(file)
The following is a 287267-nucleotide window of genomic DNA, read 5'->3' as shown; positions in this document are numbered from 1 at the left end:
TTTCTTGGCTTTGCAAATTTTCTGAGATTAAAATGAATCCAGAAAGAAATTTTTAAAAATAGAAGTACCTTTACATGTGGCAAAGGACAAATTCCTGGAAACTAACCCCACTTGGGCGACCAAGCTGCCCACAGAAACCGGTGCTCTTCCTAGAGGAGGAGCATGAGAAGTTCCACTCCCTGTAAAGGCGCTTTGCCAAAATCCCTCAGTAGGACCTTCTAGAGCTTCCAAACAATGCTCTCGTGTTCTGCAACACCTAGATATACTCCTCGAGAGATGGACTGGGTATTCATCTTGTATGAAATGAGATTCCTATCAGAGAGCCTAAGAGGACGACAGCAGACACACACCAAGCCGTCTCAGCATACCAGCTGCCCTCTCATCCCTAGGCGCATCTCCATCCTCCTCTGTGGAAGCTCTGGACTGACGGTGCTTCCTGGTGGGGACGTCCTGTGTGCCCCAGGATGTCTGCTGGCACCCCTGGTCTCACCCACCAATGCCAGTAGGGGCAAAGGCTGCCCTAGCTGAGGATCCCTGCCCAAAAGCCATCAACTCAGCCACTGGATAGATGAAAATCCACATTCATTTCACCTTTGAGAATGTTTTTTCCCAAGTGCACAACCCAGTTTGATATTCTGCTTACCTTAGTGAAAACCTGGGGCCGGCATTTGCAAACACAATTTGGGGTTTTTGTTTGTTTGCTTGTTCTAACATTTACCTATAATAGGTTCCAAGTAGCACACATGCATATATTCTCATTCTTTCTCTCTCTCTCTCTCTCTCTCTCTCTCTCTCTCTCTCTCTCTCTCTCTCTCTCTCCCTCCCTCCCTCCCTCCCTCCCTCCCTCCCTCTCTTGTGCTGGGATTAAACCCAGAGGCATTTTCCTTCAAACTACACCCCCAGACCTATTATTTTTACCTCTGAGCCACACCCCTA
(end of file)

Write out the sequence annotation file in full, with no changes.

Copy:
The following is a 287267-nucleotide window of genomic DNA, read 5'->3' as shown; positions in this document are numbered from 1 at the left end:
TTTCTTGGCTTTGCAAATTTTCTGAGATTAAAATGAATCCAGAAAGAAATTTTTAAAAATAGAAGTACCTTTACATGTGGCAAAGGACAAATTCCTGGAAACTAACCCCACTTGGGCGACCAAGCTGCCCACAGAAACCGGTGCTCTTCCTAGAGGAGGAGCATGAGAAGTTCCACTCCCTGTAAAGGCGCTTTGCCAAAATCCCTCAGTAGGACCTTCTAGAGCTTCCAAACAATGCTCTCGTGTTCTGCAACACCTAGATATACTCCTCGAGAGATGGACTGGGTATTCATCTTGTATGAAATGAGATTCCTATCAGAGAGCCTAAGAGGACGACAGCAGACACACACCAAGCCGTCTCAGCATACCAGCTGCCCTCTCATCCCTAGGCGCATCTCCATCCTCCTCTGTGGAAGCTCTGGACTGACGGTGCTTCCTGGTGGGGACGTCCTGTGTGCCCCAGGATGTCTGCTGGCACCCCTGGTCTCACCCACCAATGCCAGTAGGGGCAAAGGCTGCCCTAGCTGAGGATCCCTGCCCAAAAGCCATCAACTCAGCCACTGGATAGATGAAAATCCACATTCATTTCACCTTTGAGAATGTTTTTTCCCAAGTGCACAACCCAGTTTGATATTCTGCTTACCTTAGTGAAAACCTGGGGCCGGCATTTGCAAACACAATTTGGGGTTTTTGTTTGTTTGCTTGTTCTAACATTTACCTATAATAGGTTCCAAGTAGCACACATGCATATATTCTCATTCTTTCTCTCTCTCTCTCTCTCTCTCTCTCTCTCTCTCTCTCTCTCTCTCTCTCTCTCTCCCTCCCTCCCTCCCTCCCTCCCTCCCTCCCTCTCTTGTGCTGGGATTAAACCCAGAGGCATTTTCCTTCAAACTACACCCCCAGACCTATTATTTTTACCTCTGAGCCACACCCCTA